Rhoda Nageak skinned a seal in 57 seconds. Homer Lord carried four grown men a distance of 187 feet without dropping them. And Michael Paulsen walked 2,886 feet 10 inches with 31 one-pound weights hung from his ear. Eskimo-Indian Olympics, written by Wendell Cultice and illustrated by Jeremy Garrett, describes these events and others that comprise the competition. The author also lists event record holders and provides a very brief history to ground the events contextually.
As principal of Austin E. Lathrop High School in Fairbanks, where the Eskimo Olympics originated in 1961, and president of the Alaska High School Activities Association for four years, author, historian, and educator Wendell Cultice has strong credentials for writing Eskimo-Indian Olympics.
Cultice notes that the contests are “tests of pain, endurance, and agility which have been handed down in [Eskimo] villages for centuries.” They test participants’ mettle, particularly as it relates to Arctic survival skills such as hunting and whaling.
As a nonfiction compendium of the events that constitute the Eskimo-Indian Olympics, Cultice’s book achieves its stated goal. To involve the reader, the author may have chosen to embed descriptions of the Olympics’ events within a fictional story of an Eskimo youth who overcomes obstacles in his desire to compete and win; the events could have come alive in stupendous fashion. That approach could have engaged readers more completely and, as a result, given them a better understanding of the connections between the events and participants’ ability to flourish in the Arctic, certainly among the harshest of environments on Earth.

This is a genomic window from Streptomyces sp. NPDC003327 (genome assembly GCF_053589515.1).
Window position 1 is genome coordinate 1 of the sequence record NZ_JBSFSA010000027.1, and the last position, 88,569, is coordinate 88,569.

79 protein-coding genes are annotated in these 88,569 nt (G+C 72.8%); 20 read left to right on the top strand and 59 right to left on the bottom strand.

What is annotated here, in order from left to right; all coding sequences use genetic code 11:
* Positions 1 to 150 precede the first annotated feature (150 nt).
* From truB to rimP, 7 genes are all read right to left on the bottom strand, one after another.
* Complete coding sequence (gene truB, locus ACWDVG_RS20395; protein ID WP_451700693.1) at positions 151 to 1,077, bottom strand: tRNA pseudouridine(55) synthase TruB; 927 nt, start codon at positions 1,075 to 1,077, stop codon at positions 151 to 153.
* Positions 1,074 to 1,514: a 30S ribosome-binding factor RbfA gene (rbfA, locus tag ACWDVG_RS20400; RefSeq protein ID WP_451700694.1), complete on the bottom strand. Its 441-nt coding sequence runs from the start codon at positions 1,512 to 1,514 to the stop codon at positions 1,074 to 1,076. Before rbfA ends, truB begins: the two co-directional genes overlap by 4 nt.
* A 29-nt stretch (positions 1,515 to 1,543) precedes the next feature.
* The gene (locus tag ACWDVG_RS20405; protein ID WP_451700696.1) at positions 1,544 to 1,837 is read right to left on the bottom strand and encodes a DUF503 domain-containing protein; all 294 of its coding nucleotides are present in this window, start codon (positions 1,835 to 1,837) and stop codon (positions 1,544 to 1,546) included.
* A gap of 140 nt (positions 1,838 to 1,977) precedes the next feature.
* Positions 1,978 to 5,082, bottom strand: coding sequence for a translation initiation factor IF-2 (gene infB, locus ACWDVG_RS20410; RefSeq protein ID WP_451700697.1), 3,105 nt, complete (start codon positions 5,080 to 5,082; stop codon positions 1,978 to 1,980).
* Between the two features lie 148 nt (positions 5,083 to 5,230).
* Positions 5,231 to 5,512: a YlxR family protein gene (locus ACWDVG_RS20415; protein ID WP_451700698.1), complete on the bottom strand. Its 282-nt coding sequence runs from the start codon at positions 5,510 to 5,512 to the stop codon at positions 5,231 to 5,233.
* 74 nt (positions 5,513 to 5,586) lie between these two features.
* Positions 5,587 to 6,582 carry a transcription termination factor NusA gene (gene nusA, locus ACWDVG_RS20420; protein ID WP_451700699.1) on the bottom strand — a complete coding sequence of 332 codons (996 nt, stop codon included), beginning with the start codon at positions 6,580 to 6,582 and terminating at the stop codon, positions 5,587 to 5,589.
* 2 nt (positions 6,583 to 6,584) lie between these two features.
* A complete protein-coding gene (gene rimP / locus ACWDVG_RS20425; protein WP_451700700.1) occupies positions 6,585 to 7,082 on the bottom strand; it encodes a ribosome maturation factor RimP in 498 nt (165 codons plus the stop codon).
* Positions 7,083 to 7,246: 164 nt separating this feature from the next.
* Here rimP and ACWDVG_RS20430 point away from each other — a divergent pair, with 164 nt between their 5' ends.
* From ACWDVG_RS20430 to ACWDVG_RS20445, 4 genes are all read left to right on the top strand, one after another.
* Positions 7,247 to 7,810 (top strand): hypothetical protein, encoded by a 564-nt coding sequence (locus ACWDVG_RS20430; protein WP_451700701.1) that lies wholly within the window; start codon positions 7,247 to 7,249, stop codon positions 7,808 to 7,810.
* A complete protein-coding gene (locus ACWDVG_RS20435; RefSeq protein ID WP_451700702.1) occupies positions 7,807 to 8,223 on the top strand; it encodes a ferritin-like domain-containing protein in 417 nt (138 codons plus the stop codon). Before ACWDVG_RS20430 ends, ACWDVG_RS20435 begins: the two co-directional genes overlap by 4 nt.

Still, the author’s clear, sparse language makes content accessible even to younger readers. And Jeremy Garrett’s Inuit-style charcoal drawings clarify meaning where words alone do not suffice in creating an image. So, readers aged six to twelve years—boys, in particular—should find this text interesting.
But, caveat emptor: Kids being kids, youth may well attempt to recreate the events described in Eskimo-Indian Olympics. Certain contests—such as the excruciatingly painful ear pull competition and the belt wrestling event (which requires contestants bound in fetal position to “sit squarely on the other wrestler’s head”)—can result in serious physical trauma.
Adults who share this book with young readers would be well advised, therefore, to highlight and even expand upon the easy-to-miss admonition tacked to the end of the Table of Contents: “While the intent of this book is to be both entertaining and informative, it is not recommended that you attempt the events described.”